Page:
membership - something the EU has resisted.
Elected last month, Poroshenko noted wryly he was signing the pact
with a pen stamped with the date of an EU meeting last November in
Vilnius. It was his Kremlin-backed predecessor's 11th-hour refusal
to sign the accord in Lithuania that sparked street protests which
forced him to flee to Russia in February.
"Historic events are unavoidable," Poroshenko said with a grin and a
flourish of the fateful pen.
CAMERON FORCES VOTE
While decisions among EU leaders are normally taken by consensus,
Cameron has said he will force a vote on Juncker - an unprecedented
move officials wanted to avoid but which now looks inevitable.
British officials acknowledge that he will lose, but say the prime
minister is determined to take a stand on principle, opposing not
only Juncker as a candidate but the process that led to his
selection in which the European Parliament effectively imposed its
preference on EU leaders.
Referring to last month's election to the EU legislature, in which
Cameron's Conservatives were beaten by a party that wants out of the
bloc, he said: "The European elections showed that there's huge
disquiet with the way the European Union works and yet the response
I believe is going to be wrong on two grounds.
"One on the grounds of principle - it is not right for the elected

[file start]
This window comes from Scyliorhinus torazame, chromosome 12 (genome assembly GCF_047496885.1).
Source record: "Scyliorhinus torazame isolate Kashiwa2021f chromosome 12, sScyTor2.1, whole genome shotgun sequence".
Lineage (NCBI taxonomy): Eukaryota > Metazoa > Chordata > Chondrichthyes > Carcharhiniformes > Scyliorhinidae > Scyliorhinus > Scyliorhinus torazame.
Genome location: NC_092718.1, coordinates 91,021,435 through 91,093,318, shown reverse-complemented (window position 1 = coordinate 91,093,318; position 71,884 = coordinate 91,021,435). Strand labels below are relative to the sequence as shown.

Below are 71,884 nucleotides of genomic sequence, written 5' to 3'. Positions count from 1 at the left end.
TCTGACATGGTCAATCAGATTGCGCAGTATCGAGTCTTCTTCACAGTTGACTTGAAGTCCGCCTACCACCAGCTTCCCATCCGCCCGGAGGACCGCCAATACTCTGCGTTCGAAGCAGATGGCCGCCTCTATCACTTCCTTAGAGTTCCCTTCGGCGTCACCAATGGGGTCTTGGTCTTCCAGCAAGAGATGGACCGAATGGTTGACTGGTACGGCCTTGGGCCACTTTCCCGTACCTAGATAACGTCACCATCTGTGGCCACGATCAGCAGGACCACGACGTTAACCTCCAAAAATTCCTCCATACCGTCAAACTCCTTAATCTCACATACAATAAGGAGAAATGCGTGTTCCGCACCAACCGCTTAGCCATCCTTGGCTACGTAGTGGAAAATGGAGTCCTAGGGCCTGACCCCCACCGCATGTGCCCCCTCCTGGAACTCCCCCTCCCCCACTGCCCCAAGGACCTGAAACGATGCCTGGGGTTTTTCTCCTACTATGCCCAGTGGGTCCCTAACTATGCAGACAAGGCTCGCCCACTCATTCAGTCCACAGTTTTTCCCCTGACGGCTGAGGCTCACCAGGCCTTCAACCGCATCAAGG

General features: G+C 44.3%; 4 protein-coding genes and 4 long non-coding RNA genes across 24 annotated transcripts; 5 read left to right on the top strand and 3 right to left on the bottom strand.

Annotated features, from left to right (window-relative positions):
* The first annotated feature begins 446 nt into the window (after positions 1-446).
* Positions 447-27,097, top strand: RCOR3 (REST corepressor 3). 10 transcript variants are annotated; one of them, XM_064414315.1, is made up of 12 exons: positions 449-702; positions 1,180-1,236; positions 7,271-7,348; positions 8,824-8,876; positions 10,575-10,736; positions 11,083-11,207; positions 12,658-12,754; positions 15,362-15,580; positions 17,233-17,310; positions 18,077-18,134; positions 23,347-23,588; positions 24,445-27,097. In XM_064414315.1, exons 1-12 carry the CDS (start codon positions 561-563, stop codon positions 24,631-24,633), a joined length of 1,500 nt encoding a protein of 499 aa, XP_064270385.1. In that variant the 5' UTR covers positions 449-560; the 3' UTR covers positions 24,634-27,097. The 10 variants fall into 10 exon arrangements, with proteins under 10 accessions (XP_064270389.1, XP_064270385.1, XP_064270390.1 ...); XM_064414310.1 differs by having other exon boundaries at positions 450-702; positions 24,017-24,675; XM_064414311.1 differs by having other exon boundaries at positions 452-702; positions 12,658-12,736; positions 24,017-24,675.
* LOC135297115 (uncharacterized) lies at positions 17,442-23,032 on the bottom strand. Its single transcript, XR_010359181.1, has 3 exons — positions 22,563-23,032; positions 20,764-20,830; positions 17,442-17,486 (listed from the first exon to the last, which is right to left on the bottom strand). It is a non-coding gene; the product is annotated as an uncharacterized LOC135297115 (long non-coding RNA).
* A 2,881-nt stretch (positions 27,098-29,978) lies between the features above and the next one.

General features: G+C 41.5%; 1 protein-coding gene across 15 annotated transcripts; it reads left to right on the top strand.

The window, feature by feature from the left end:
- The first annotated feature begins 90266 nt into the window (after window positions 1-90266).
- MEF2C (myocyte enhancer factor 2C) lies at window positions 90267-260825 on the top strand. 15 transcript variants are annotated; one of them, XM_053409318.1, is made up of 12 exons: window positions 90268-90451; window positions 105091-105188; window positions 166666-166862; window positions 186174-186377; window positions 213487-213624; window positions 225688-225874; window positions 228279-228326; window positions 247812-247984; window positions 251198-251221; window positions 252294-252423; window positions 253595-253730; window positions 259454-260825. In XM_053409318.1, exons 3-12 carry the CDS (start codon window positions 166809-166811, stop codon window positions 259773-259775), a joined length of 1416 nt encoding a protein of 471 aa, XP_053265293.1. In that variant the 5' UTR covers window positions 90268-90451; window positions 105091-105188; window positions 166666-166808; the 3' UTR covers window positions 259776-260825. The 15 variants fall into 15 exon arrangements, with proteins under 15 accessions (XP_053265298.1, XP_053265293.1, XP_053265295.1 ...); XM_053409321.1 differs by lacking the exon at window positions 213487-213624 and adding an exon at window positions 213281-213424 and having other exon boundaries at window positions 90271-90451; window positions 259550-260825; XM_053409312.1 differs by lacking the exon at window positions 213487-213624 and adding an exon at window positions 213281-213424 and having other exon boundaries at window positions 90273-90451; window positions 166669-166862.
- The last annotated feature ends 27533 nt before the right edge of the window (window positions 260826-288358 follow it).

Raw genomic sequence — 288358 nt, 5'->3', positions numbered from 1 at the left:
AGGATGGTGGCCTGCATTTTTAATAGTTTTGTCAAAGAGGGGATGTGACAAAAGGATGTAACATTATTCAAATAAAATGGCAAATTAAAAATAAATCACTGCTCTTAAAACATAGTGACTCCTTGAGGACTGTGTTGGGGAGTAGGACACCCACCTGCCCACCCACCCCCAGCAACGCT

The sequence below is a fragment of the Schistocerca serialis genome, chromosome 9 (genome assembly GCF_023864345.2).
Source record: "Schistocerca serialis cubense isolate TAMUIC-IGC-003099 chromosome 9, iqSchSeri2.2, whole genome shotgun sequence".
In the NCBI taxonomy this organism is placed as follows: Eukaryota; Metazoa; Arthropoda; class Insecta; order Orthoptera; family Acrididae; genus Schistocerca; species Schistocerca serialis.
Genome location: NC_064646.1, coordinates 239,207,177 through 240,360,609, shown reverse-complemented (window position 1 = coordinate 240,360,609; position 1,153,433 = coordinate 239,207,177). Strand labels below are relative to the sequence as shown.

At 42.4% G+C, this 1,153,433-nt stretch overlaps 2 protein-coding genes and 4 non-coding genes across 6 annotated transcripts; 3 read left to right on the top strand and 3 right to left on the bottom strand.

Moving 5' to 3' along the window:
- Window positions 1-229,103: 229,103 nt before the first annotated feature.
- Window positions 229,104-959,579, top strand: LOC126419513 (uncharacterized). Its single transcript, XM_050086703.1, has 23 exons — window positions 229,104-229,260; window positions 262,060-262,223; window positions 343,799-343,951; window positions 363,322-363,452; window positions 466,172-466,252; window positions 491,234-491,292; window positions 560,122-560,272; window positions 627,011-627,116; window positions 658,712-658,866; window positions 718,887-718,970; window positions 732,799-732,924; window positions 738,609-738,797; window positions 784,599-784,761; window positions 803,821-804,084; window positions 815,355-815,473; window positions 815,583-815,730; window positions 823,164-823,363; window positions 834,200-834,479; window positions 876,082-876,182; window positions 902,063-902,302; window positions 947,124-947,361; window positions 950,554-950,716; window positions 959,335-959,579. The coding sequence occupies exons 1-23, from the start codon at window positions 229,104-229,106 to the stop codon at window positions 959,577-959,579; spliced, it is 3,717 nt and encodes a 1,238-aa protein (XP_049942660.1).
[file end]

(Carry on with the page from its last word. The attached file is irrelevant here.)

heads of government of the European countries to give up their right
to nominate he head of the European Commission, the important role
in Europe. That is a bad principle. And it's the wrong person.
Jean-Claude Juncker has been at the heart of the project and
increased the power of Brussels and reduced the power of nation
states his entire working life."
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Opinion polls show that many British voters support Cameron taking a
hard line on Europe. With the prime minister battling to shore up
support for his Conservative party and facing an election next year,
that popular support is critical.
But it leaves Cameron in an uncomfortable position towards his
fellow leaders, many of whom are now openly concerned about the
possibility of Britain moving inexorably towards the exit.
Cameron, many of whose own Conservatives favour a British exit from